Thursday, June 28, 2012

Response to Dr Horwitz's thoughts

Dr Horwitz's thoughtful and generous response to my original post is useful in clarifying what a serious Austrian school economist thinks and correcting some of my misapprehensions. It seems to have been a useful exercise, to provide reactions to Austrian commentary from someone much more familiar with mainstream economics. Even better, I now have something I can point to correct what Dr Horwitz rather nicely calls "consumer Austrians".

Dr Horwitz has also provided useful links, such as Peter Lewin's Capital in Disequilibrium. Though not always useful in the sense of being persuasive. I have never been comfortable with the Austrian framing of action in terms of plans by economic agents, in part because it smacks of responding to socialist touting of plans, a sort of high modernist hangover. Reading Peter Lewin's book has crystallised the rest of my discomfort. Speaking as someone in business, the notion of a specific plan is not how one thinks of capital goods. It is about creating a capacity to produce that will (hopefully) pay its way across the flux of commercial circumstances. You do not have a definitive plan, you have an intent and associated estimations and you manage use of the capital goods as you go.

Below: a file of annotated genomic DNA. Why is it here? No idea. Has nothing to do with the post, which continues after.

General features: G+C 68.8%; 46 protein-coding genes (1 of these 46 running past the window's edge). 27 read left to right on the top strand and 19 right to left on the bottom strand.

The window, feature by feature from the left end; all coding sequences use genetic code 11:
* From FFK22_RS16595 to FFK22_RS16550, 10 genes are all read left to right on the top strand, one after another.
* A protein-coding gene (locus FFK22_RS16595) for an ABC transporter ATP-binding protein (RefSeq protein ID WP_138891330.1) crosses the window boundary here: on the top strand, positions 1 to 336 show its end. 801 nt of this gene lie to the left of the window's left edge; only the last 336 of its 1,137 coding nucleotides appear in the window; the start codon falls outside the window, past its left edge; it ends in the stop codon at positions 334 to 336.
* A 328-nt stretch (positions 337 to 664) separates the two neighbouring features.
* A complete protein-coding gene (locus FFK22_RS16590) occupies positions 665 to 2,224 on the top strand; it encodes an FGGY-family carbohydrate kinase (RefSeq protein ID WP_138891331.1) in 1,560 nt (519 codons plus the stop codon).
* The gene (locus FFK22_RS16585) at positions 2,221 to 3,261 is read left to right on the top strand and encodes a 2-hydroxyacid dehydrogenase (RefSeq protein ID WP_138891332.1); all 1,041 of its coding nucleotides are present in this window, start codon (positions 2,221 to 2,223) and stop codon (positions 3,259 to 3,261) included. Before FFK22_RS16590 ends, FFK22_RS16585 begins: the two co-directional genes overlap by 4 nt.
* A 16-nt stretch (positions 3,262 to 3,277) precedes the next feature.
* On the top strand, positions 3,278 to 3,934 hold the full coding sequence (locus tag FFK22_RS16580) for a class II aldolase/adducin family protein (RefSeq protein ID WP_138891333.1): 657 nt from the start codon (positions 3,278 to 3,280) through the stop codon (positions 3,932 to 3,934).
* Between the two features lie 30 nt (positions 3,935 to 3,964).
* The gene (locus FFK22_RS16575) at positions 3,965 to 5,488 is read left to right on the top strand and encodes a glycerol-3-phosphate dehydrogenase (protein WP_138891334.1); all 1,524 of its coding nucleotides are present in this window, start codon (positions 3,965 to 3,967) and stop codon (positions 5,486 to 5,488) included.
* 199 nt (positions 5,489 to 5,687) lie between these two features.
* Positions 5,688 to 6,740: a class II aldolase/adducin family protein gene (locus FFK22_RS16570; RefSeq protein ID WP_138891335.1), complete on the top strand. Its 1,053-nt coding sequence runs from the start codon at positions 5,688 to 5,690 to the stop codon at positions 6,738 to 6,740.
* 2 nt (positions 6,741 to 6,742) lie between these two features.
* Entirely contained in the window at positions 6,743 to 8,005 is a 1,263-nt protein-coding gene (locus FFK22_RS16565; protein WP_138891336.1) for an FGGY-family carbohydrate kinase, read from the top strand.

To invest in capital good(s) is to purchase capacity, capacity that typically expands production possibilities. Production possibilities that are not likely to be fully predictable, as some may only reveal themselves in use or once the capacity is there. One does not purchase a production path (except in retrospect) for that is revealed over time. The hope is that the manifested production path is not, overall, below break even for the cost of the capital good. Having a plan, in the sense of pre-specified actions, is typically a way to retard performance through failing to respond quickly and effectively to new information and possibilities.

If the above is included in what is intended to be covered by the term 'plan', then it is highly misleading terminology and should be abandoned for something clearer.